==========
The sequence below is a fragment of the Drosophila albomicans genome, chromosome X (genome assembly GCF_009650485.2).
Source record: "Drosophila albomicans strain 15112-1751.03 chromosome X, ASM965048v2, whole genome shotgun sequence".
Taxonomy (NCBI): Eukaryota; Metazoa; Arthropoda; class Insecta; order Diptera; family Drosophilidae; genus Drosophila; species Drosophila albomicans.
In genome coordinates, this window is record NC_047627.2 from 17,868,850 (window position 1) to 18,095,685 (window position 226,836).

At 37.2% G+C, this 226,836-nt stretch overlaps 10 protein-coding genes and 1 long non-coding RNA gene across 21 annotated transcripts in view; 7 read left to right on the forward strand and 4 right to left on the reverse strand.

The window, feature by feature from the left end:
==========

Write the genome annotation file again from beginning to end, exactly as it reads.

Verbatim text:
The sequence below is a fragment of the Drosophila albomicans genome, chromosome X (genome assembly GCF_009650485.2).
Source record: "Drosophila albomicans strain 15112-1751.03 chromosome X, ASM965048v2, whole genome shotgun sequence".
Taxonomy (NCBI): Eukaryota; Metazoa; Arthropoda; class Insecta; order Diptera; family Drosophilidae; genus Drosophila; species Drosophila albomicans.
In genome coordinates, this window is record NC_047627.2 from 17,868,850 (window position 1) to 18,095,685 (window position 226,836).

At 37.2% G+C, this 226,836-nt stretch overlaps 10 protein-coding genes and 1 long non-coding RNA gene across 21 annotated transcripts in view; 7 read left to right on the forward strand and 4 right to left on the reverse strand.

The window, feature by feature from the left end: